SEN. MITCH MCCONNELL (R-KY), MINORITY LEADER: The president continues to send signals that he has no intention of moving toward the middle.

BASH: McConnell was eager to express outrage about a sweeping deal President Obama struck hours earlier in China to limit greenhouse gas emissions.

BARACK OBAMA, PRESIDENT OF THE UNITED STATES: This is an ambitious goal, but it is an achievable goal.

BASH: China agreed to peak its carbon emissions by 2030. The U.S., to reduce by nearly a third by the year 2025. McConnell isn't buying it.

MCCONNELL: It requires the Chinese to do nothing at all for 16 years while these carbon emission regulations are creating havoc in my state and other states around the country.

BASH: Fighting government regulation was a key part of McConnell's regulation campaign in coal-rich Kentucky.

MCCONNELL: It's jobs for people who are hurting and it stops the war on coal now.

UNIDENTIFIED MALE: Mitch is a friend of coal.

BASH: In fact, partisan differences over climate change are among the deepest in the newly divided government.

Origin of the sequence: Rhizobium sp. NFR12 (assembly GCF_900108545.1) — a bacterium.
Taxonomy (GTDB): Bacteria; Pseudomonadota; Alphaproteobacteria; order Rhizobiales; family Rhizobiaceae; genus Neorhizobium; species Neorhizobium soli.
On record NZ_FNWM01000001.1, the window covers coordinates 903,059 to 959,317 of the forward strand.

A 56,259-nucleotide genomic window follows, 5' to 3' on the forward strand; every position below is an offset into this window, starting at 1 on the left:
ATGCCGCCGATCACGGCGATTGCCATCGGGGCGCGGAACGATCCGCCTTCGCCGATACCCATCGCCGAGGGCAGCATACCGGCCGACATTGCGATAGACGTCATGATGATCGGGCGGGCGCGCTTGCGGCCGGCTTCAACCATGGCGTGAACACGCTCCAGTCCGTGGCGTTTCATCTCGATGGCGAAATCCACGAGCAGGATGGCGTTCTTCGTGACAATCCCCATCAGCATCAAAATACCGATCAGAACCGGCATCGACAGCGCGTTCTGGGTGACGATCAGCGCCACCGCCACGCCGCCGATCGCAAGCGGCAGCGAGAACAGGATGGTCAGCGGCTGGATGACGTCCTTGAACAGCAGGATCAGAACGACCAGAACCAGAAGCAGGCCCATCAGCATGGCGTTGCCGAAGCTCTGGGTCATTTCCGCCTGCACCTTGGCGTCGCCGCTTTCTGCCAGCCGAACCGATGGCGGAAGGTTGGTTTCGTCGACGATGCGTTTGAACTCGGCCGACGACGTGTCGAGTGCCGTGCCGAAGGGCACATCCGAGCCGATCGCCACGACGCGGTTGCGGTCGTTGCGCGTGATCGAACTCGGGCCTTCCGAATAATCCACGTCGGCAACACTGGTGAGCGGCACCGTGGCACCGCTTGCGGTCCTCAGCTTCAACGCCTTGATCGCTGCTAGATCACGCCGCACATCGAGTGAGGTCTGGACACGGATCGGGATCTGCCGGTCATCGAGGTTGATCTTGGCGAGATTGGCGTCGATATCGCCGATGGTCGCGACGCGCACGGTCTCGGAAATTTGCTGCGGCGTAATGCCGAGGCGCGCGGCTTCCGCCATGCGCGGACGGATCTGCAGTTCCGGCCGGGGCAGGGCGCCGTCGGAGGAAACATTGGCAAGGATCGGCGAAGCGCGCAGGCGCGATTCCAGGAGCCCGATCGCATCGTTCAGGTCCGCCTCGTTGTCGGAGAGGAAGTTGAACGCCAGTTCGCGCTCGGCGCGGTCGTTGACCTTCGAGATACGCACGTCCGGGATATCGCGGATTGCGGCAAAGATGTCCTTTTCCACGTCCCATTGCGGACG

Listen to what Ted Cruz told us earlier this year.

(on camera): Do you believe climate change is real?

SEN. TED CRUZ (R), TEXAS: I'm always troubled by a theory that fits every perfect situation.

BASH: You don't believe that there is any man made reason for global warming or climate change?

CRUZ: What I think is the data are not supporting what the advocates are arguing.

BASH (voice-over): Perhaps the most stark difference with the GOP Senate takeover is control of the committee overseeing environmental regulation. Staunch Democratic environmentalist Barbara Boxer will hand the gavel to Republican James Inhofe, who wrote the book literally on man-made climate change being a hoax, saying only God can affect the climate. SEN. JAMES INHOFE (R), OKLAHOMA: My point is God is still up there,

and this is the arrogance of people to think that we, human beings, would be able to change what he is doing in the climate is to me outrageous.


BASH: Since there is no chance Congress will pass legislation reducing U.S. greenhouse gas emissions, Republicans fully expect the president to use his executive powers to at least start as he's done before, but McConnell has promised that when he's in charge of the Senate next year, Republicans will reverse that and reverse other EPA regulations, Jake, by using Congress' power of the purse and that could set up a showdown and even potentially another shutdown.

TAPPER: Another shutdown.